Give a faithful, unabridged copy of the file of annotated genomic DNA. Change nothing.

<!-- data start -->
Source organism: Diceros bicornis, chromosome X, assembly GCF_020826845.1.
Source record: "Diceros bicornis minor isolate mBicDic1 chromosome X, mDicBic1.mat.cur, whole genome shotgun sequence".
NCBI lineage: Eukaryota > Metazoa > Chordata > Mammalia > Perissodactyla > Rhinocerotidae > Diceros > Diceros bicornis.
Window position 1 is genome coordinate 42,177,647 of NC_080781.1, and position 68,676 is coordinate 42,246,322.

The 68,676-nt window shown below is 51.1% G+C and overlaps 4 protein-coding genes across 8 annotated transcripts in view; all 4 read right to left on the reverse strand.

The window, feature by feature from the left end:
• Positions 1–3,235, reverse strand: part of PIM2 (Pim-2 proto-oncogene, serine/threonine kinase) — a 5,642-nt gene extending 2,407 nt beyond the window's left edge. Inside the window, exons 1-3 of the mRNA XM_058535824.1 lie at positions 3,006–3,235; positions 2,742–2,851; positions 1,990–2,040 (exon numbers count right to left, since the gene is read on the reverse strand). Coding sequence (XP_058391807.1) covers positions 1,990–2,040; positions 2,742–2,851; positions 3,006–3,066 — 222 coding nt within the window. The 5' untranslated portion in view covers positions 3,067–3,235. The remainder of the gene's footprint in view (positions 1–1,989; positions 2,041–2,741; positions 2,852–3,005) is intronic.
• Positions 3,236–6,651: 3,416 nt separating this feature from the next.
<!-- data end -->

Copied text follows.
Source organism: Diceros bicornis, chromosome X, assembly GCF_020826845.1.
Source record: "Diceros bicornis minor isolate mBicDic1 chromosome X, mDicBic1.mat.cur, whole genome shotgun sequence".
NCBI lineage: Eukaryota > Metazoa > Chordata > Mammalia > Perissodactyla > Rhinocerotidae > Diceros > Diceros bicornis.
Window position 1 is genome coordinate 42,177,647 of NC_080781.1, and position 68,676 is coordinate 42,246,322.

The 68,676-nt window shown below is 51.1% G+C and overlaps 4 protein-coding genes across 8 annotated transcripts in view; all 4 read right to left on the reverse strand.

The window, feature by feature from the left end:
• Positions 1–3,235, reverse strand: part of PIM2 (Pim-2 proto-oncogene, serine/threonine kinase) — a 5,642-nt gene extending 2,407 nt beyond the window's left edge. Inside the window, exons 1-3 of the mRNA XM_058535824.1 lie at positions 3,006–3,235; positions 2,742–2,851; positions 1,990–2,040 (exon numbers count right to left, since the gene is read on the reverse strand). Coding sequence (XP_058391807.1) covers positions 1,990–2,040; positions 2,742–2,851; positions 3,006–3,066 — 222 coding nt within the window. The 5' untranslated portion in view covers positions 3,067–3,235. The remainder of the gene's footprint in view (positions 1–1,989; positions 2,041–2,741; positions 2,852–3,005) is intronic.
• Positions 3,236–6,651: 3,416 nt separating this feature from the next.